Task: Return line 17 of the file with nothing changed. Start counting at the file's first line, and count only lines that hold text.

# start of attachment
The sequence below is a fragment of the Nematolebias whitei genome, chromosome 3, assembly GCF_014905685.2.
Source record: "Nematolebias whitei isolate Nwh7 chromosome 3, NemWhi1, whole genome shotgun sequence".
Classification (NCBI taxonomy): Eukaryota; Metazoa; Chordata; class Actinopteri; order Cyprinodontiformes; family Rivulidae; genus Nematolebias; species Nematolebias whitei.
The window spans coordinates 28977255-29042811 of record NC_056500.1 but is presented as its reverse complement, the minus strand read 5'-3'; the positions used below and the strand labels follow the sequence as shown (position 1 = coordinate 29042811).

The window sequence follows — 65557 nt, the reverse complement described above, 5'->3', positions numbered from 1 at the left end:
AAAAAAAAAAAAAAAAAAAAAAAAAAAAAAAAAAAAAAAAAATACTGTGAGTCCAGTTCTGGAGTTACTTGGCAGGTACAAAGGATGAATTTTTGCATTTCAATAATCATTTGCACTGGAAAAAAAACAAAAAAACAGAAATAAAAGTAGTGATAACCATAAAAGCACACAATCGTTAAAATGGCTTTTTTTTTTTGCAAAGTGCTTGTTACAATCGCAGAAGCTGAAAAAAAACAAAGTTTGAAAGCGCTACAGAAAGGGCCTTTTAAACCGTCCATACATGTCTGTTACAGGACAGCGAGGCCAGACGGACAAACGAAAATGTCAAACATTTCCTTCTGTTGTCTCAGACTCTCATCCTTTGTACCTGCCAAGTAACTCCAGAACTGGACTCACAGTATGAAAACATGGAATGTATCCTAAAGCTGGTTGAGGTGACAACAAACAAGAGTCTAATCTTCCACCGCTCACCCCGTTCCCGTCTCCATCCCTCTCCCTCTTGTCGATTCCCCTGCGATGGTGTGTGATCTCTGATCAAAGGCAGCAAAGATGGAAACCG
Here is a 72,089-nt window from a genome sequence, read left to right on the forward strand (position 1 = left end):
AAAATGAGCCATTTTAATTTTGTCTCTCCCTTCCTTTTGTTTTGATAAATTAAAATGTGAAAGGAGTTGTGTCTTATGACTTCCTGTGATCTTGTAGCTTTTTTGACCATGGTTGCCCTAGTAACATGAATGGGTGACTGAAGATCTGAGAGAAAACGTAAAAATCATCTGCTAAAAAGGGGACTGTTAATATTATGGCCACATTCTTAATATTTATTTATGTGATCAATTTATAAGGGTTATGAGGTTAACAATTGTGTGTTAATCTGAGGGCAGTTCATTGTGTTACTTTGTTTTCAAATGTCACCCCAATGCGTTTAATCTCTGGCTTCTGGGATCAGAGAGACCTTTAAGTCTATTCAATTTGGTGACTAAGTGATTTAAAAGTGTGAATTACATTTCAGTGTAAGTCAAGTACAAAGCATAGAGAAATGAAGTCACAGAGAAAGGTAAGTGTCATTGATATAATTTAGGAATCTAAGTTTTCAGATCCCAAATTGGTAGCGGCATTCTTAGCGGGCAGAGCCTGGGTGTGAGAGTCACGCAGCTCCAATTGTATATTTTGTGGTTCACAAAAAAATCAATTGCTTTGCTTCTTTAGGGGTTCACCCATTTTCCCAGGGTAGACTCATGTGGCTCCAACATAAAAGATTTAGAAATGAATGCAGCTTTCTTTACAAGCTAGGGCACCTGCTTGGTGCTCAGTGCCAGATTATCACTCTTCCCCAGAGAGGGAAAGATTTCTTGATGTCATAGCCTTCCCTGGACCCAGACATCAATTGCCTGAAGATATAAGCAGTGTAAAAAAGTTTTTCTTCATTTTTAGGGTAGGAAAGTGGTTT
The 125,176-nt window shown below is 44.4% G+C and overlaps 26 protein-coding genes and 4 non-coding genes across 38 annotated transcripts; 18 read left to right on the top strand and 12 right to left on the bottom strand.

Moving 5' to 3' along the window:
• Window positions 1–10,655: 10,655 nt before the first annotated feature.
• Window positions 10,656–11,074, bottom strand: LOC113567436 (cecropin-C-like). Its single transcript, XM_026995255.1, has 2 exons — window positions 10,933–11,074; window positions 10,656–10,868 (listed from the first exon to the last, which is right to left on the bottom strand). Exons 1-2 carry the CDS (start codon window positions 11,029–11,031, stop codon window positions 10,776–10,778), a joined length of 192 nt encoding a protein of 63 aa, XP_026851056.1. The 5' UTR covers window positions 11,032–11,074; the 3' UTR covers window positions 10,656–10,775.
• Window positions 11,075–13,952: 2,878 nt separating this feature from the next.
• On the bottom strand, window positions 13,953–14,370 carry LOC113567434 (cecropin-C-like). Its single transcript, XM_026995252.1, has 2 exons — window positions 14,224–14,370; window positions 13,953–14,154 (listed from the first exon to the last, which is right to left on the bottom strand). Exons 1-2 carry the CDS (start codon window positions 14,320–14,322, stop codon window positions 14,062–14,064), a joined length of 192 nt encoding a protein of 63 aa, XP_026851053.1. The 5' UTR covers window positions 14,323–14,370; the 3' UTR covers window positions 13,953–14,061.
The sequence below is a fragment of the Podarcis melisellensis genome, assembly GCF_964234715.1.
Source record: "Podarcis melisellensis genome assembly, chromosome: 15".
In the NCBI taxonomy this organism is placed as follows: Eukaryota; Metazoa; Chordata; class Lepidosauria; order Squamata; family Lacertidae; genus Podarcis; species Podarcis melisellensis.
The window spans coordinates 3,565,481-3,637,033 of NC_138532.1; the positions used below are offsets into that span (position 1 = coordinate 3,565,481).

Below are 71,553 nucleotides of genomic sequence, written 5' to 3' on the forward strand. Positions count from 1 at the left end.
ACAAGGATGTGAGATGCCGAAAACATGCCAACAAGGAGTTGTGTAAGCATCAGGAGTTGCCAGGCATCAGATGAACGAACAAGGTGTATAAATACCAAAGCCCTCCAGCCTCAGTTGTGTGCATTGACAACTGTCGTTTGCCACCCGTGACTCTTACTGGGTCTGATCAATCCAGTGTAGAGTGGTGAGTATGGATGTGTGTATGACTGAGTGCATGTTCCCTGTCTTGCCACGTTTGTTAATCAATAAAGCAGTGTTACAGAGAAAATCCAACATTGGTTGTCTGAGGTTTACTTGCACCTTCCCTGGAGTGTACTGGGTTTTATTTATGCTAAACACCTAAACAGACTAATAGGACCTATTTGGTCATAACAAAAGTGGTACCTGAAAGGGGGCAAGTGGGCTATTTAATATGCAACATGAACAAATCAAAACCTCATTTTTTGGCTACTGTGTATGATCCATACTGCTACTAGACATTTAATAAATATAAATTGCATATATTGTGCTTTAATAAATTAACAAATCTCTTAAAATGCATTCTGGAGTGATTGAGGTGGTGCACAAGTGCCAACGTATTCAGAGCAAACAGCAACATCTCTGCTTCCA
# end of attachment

In the NCBI taxonomy this organism is placed as follows: Eukaryota; Metazoa; Chordata; class Lepidosauria; order Squamata; family Lacertidae; genus Podarcis; species Podarcis melisellensis.